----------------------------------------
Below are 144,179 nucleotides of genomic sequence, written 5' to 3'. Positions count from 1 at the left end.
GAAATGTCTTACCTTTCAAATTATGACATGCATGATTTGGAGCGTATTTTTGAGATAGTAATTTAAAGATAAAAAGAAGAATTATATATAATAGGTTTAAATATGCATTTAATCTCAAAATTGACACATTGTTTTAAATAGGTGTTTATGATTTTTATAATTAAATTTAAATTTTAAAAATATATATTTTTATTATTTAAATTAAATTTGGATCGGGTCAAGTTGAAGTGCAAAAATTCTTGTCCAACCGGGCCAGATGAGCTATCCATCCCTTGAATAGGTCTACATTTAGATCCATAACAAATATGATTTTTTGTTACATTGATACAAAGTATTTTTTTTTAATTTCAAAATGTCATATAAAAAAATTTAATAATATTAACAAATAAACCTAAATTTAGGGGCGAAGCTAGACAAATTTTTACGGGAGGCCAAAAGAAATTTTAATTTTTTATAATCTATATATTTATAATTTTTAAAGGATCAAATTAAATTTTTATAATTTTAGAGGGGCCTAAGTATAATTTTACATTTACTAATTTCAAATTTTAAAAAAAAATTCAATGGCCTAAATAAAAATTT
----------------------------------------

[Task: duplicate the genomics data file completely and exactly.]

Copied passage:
Below are 144,179 nucleotides of genomic sequence, written 5' to 3'. Positions count from 1 at the left end.
GAAATGTCTTACCTTTCAAATTATGACATGCATGATTTGGAGCGTATTTTTGAGATAGTAATTTAAAGATAAAAAGAAGAATTATATATAATAGGTTTAAATATGCATTTAATCTCAAAATTGACACATTGTTTTAAATAGGTGTTTATGATTTTTATAATTAAATTTAAATTTTAAAAATATATATTTTTATTATTTAAATTAAATTTGGATCGGGTCAAGTTGAAGTGCAAAAATTCTTGTCCAACCGGGCCAGATGAGCTATCCATCCCTTGAATAGGTCTACATTTAGATCCATAACAAATATGATTTTTTGTTACATTGATACAAAGTATTTTTTTTTAATTTCAAAATGTCATATAAAAAAATTTAATAATATTAACAAATAAACCTAAATTTAGGGGCGAAGCTAGACAAATTTTTACGGGAGGCCAAAAGAAATTTTAATTTTTTATAATCTATATATTTATAATTTTTAAAGGATCAAATTAAATTTTTATAATTTTAGAGGGGCCTAAGTATAATTTTACATTTACTAATTTCAAATTTTAAAAAAAAATTCAATGGCCTAAATAAAAATTT